Why is Forward Facing Carry In a Baby Wrap not a Good Idea?

As a new parent who has bought a baby wrap carrier or has been gifted one as a baby shower gift, you might find yourself with a lot of questions about it, like when can I start putting my baby in a baby wrap? How to wear my baby in the wrap? What all carrying styles can I follow ? Can the baby sit forward facing in a baby wrap? And at what age or weight can my baby sit forward facing in a wrap? 

While you can start wearing your baby in the wrap from newborn stage, facing inwards is the recommended position for a baby wrap. Forward facing position in a baby wrap is not so popular. Though babies love to face the world and forward facing carry could seem to be a good option, here are few factors to consider before taking a decision to forward carry in a wrap.

 Dangling Legs and Hip Safety
 When your baby is facing you, the wrap is supporting not only the babies bum but also his thighs up to the knees – it’s like sitting in a proper chair/seat. When facing outwards, the wrap can only hold the baby by the bum, which means the legs dangle down. Not only is this more uncomfortable (imagine sitting on a bar stool without having anything to place your feet on so they’re dangling), but it could also aggravate any existing hip problems like hip dysplasia.

Lack of Head Support and Sleep Safety while Carrying

Good head control for babywearing is about more than neck strength - it includes the sensory processing skills to respond to the wearer's movements. The question is not, "Can your baby hold her head up and steady when sitting on your lap?" The question is, "Can your baby hold her head up and steady as you walk down the street, turn swiftly or lean over slightly when reaching?"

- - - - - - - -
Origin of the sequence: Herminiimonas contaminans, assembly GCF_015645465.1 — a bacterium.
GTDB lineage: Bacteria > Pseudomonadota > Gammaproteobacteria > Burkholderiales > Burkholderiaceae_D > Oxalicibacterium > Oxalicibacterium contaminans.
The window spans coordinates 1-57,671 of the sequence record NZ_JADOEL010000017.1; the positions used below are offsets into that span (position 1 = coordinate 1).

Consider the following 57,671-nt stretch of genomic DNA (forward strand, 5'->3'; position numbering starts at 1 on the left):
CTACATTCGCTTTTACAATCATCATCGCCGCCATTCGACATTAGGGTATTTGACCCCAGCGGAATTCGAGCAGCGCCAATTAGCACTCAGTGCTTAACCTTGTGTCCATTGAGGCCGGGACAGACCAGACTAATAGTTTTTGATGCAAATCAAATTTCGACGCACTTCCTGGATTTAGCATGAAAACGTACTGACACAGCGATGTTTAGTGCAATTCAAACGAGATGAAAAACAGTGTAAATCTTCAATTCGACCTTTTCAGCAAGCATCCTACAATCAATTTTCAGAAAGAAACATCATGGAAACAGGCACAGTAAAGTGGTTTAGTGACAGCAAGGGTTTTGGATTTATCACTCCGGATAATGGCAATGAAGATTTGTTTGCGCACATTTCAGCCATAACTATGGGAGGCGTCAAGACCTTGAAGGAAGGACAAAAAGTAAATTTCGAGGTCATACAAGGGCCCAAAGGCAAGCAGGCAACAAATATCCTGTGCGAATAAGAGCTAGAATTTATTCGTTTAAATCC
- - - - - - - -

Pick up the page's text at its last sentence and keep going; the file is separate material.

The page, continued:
Even when your baby has the strength to be able to control his neck, should you want to put him in forward facing, please don’t do so for more than a few minutes. Babies reach their threshold for over-stimulation very easily, and after this they may simply want to rest their head on your chest to take a breather, and most likely, a nap.
Since forward facing offers less support for the head, your baby absolutely, positively needs solid head control to be safely worn forward facing. While forward facing in a baby wrap, the baby will have no head support when sleeping. This means that he will sleep with his chin to his chest, which is not the safest way to sleep, it can restrict baby's airway. When facing inwards not only will your baby be able to rest his head on your chest but there are also a couple of different ways to provide additional support to the head whilst your baby is sleeping. 

Baby's Spine
In the first few months, a baby’s spine is a C shape. This is why he will curl up with his knees to the chest – this is how he has spent the last few months. The wrap complements this curve and allows the baby to sit in a natural position, curled up against you. If instead, the baby’s back is leaning against yours as it would in a forward-facing baby carrier, it puts unnecessary pressure on his spine, and he will naturally try and lean back against you to feel more supported. Thereby placing more pressure on the wearer's back leading to discomfort for the wearer too. It can be harder on the wearers back - especially for longer periods of time and for heavier babies.Carry baby snug and close on your chest and not the belly. If you have back problems or find them developing, you may choose to skip front facing your baby for wearing. 

Center of Gravity
When your baby is facing you, their center of gravity meets yours and you will feel stable and perfectly grounded. However, if baby is forward facing, you will constantly feel like the baby and you are both being pulled forward, which will mean that you end up constantly trying to lean back to get back to your stable position, which will be no good for your neck, shoulders, or back and create unnecessary hassle.

Responding to Baby's Cues 
When your baby is in a forward facing baby position you are unable to see their face, and therefore not as prompt to respond to their cues (spit up, rooting etc) until they resort to crying, where pacifying the baby will take up much time than actually resolving their need.

Try a Hip Carry

Having said that, there are babies who simply hate facing in and prefer to face out, and you know your baby better than anybody else. So should this be the case, try a hip carry, which is safer and more comfortable than a forward carry and offers a wider view for the baby than the facing in position.

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